09 July 2006

WorkChoices as a vote-winner for Labor

It's true that Beazley's vague and ultimately unsustainable plan to restore the unions to some degree of power is his one big chance at winning government. It is commendable that he is investing so heavily in an issue, a contrast to the empty bombast or mealy-mouthed hedging he usually contributes to national debates.

At a NSW Young Liberal dinner in 1996, Amanda Vanstone said that it was disgraceful that people could be removed from the unemployment lists for working 20 hours a week - she oversaw the redefinition of employment to one hour a week. However you define the unemployment rate, it is irrelevant outside the major cities. Jobs are scarce and so are skilled people in rural Australia. The labour market is bigger, more complex and more fluid in the cities than in rural/regional communities. The abattoir workers in Cowra, the retail worker in Coffs and the machine operator from the Hunter, all demonstrate the power of this message beyond the major cities.

For the first time since World War II it is possible for Labor to win government without winning a single seat from the suburbs of the major cities. Labor needs 12 seats to deny the Coalition a majority, 16 to win - here are 18 eminently winnable regional seats for Labor:

  • La Trobe (Vic)

  • Corangamite (Vic)

  • Hinkler (Qld)

  • Page (NSW)

  • Bass (Tas)

  • Braddon (Tas)

  • Wide Bay (Qld)

  • Gippsland (Vic)

  • Kalgoorlie (WA)

  • Cowper (NSW)

  • McEwen (Vic)

  • Paterson (NSW)

  • Leichhardt (Qld)

  • Gilmore (NSW)

  • Fairfax (Qld)

  • Maranoa (Qld)

  • Mayo (SA) - Alexander Downer's seat

  • Lyne (NSW) - Mark Vaile's seat

Some of these are on 10+% majorities for the Coalition, but Latham isn't here to fight off the swinging vote - and if any issue is going to get that sort of swing, WorkChoices is it. Beazley should be able to win back the three suburban Perth seats Latham lost in '04: Canning, Hasluck and Stirling.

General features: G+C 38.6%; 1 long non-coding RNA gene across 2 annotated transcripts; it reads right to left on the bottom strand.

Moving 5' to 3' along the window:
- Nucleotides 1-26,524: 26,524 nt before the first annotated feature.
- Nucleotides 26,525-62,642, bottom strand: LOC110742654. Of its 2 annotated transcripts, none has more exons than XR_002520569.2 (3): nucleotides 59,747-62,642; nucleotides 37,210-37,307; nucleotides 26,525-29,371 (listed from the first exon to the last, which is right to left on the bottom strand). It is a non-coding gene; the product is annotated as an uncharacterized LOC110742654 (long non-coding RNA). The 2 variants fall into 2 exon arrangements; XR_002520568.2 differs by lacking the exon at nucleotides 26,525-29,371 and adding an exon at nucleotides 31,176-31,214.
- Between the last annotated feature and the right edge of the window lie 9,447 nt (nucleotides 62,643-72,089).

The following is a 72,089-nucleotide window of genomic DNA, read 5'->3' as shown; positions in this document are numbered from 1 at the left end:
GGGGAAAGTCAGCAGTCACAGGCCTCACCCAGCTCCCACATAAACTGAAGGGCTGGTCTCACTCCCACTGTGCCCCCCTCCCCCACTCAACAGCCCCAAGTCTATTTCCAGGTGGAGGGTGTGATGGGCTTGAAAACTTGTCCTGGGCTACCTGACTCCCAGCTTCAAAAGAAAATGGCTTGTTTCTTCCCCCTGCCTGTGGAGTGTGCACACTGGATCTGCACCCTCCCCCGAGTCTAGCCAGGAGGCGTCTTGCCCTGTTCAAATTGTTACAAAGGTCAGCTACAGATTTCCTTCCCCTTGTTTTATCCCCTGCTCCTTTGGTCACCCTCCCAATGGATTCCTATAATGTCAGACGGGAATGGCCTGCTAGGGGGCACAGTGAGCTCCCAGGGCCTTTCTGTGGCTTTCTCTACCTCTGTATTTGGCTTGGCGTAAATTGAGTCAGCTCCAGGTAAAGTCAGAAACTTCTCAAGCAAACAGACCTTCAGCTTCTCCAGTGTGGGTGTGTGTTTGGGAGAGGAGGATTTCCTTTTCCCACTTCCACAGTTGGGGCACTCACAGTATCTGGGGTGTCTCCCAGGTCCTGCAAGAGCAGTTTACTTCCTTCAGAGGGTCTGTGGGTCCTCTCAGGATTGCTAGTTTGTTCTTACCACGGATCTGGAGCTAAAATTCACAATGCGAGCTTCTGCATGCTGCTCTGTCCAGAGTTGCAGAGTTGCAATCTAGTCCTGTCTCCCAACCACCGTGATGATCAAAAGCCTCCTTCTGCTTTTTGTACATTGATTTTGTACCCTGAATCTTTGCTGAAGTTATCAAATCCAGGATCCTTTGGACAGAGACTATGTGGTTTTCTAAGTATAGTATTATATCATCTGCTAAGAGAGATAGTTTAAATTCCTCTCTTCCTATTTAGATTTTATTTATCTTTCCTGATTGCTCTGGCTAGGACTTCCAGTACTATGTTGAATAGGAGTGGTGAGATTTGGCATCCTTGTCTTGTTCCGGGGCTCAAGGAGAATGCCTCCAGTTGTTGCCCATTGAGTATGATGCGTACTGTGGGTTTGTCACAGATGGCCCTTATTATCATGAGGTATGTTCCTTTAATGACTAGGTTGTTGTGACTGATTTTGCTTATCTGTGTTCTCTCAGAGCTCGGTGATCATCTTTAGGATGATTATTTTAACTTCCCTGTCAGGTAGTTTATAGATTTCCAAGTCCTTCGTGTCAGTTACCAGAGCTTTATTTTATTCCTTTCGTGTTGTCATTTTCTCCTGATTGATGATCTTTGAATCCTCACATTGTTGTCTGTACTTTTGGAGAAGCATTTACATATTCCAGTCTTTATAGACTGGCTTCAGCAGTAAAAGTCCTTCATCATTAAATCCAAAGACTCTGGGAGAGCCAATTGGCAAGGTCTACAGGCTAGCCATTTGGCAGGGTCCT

There you go, that's a Labor majority of five. I'm assuming that Qld Labor's apparently unpopular dams won't affect Federal Labor. I could have counted Macquarie and Robertson (NSW) as regional, and of course there'll be a bandwagon effect with suburban marginals if the swing is on. A Labor regional strategy could be awesomely effective. Now, here's why it won't happen.

Howard will target the bits of WorkChoices that focus groups really hate and cut the worst of them out, just like he did with the GST. This will leave Beazley then as now pretty much buggered, with all ammunition spent and nothing else to differentiate Labor from and above the Coalition. Beazley will pull off one of those great concession speeches and then, hopefully, get out of Federal Parliament altogether. People will vote for safe, moderate Labor but they just won't vote for someone who won't fight like Howard fights; Beazley has no fight in him.

The Nationals are the soft underbelly of the government and the ALP would be smart to hunt them down like dogs. They will do so half-heartedly this time, and will win a few seats. Labor will reap the disappointment that comes from a winning strategy not being pursued.

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